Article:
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1.5.1 supplierSpecificId

When a supplier is generating an IVES message, it may be useful to coordinate this message with other elements of information such as earlier messages that have been sent or non-IVES data sources that are contributing to the message. IVES currently only supports a single globally shared attribute, namely the Venue ID (VID - [*]). If we want to uniquely identify any other element of information then it is necessary to do so from the perspective of the Supplier that is doing the identification. Each Supplier can be thought of as having their own namespace within which they are entirely free to generate ids for elements. These ids are contained in an optional attribute named supplierSpecificId.

If a Supplier is utilising the supplierSpecificId then it should be safe for the Consumer to assume that any given (Supplier, Element, supplierSpecificId) combination refers to the same thing. It is not safe to assume that two supplierSpecificIds from different Suppliers refer to the same thing regardless of whether they are applied to the same Element or not because it may be entirely by chance that the two Suppliers are using the same id format and values and it does not mean that they are using this to represent the same conceptual data.

If a Consumer does receive an element of data that does match (Supplier, Element, supplierSpecificId) with an already stored element of data then they should overwrite the existing data with the new data. If the Supplier does not provide consistent supplierSpecificIds then it can be very difficult for Consumers to automatically reconcile updates of information with the information that is supposed to be updated without involving human judgement in the process.

If distinct Suppliers really do want to both represent the same conceptual data in a way that the two (or more) sources can be reconciled then there are a number of options.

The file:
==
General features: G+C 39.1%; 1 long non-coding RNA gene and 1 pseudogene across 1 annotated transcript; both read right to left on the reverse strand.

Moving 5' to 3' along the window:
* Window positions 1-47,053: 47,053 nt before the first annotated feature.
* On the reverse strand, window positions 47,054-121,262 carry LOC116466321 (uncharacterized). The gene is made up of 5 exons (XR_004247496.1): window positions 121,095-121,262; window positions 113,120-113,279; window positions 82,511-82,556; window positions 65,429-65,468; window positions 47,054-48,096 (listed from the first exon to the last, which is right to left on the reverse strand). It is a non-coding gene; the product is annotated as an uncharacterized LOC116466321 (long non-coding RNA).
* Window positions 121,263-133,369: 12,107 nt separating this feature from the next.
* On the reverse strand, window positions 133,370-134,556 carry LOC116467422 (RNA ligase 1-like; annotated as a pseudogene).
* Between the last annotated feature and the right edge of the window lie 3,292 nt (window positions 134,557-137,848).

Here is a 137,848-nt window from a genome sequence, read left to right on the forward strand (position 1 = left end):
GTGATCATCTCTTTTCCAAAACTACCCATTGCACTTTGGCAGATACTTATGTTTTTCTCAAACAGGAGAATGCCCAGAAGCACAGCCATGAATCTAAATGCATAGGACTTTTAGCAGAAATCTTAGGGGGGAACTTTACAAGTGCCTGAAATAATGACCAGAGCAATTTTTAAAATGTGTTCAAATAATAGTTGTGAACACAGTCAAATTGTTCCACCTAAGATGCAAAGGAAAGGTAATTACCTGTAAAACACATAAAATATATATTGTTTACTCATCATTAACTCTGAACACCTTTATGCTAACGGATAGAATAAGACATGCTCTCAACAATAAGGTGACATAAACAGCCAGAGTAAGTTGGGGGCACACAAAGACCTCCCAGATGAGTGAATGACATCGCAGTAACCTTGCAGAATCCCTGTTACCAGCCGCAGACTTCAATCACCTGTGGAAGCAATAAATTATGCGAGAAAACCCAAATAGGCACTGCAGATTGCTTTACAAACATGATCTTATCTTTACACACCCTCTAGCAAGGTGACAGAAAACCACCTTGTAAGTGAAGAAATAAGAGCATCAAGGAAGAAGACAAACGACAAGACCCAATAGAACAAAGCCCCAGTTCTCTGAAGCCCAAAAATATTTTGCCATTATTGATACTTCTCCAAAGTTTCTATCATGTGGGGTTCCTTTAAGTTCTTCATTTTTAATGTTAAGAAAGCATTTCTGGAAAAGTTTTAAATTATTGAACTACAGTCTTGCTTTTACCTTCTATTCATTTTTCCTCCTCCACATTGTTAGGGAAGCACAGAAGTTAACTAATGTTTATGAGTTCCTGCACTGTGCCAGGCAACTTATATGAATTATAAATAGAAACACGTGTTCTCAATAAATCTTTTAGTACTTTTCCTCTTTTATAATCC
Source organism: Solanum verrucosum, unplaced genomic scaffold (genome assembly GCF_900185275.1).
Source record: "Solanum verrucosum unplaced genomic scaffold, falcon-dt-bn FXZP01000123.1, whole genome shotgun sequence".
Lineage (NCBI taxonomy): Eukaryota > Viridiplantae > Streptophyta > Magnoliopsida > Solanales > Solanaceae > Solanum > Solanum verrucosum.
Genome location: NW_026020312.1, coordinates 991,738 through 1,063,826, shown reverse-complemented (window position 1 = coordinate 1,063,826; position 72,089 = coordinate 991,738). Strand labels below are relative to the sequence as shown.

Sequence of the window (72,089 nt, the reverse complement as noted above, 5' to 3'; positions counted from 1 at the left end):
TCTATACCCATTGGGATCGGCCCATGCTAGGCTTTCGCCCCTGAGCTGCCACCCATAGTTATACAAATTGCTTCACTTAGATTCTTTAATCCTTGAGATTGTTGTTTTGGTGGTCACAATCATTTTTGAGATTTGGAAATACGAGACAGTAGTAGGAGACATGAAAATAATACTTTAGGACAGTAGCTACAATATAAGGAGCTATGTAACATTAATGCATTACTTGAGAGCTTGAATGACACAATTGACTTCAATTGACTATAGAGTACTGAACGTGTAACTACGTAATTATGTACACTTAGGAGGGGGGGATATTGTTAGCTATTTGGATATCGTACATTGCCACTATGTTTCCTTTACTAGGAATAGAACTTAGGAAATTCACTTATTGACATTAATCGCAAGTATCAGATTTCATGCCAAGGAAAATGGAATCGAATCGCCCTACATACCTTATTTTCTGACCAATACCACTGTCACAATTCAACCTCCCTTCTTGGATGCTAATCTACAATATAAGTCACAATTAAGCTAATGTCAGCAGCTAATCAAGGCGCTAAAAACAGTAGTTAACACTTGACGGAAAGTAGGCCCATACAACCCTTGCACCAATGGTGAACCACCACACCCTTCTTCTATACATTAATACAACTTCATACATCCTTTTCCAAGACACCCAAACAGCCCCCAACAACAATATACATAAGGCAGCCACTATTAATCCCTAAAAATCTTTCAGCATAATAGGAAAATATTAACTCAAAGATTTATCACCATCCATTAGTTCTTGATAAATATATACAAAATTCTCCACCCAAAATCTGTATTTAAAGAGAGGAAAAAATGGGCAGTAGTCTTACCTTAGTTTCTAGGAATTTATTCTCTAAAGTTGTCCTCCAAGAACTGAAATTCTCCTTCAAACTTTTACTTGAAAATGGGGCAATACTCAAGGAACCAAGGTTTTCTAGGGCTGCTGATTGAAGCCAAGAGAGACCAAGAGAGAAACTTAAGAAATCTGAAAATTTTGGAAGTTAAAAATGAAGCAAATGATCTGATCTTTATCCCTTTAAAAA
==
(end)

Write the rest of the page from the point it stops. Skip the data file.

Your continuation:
1. The Suppliers can group together to form a single amalgamating Supplier which privately merges the data, does any offline reconciliation and de-duplication and then sends out all the data as a new single Supplier. As the data is now all coming from a single Supplier, it is possible to safely make assertions that identical (Element, supplierSpecificId) combinations do refer to the same conceptual data.
  2. The distinct Suppliers can agree on a shared <Property> type that will represent their shared id format. For example, if you have a consortium of Suppliers named Acme then they may all agree to include elements such as:

    <Property type=''Acme.sharedId.Event''>ev-1234</Property>
    Providing that the Supplier that they are all sending their data to is aware of the purpose of the Acme.sharedId.Event property type then the Supplier can use this to facilitate the merging of the data streams from the different Suppliers. Please note that the format of both the Property type and the Property value is entirely arbitrary and not enforced in any way.

The supplierSpecificId attribute is found on the following elements:

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Next: 1.5.2 supplierDefinitionId Up: 1.5 Shared Attributes Previous: 1.5 Shared Attributes   Contents   Index
Alex Fiennes 2010-04-13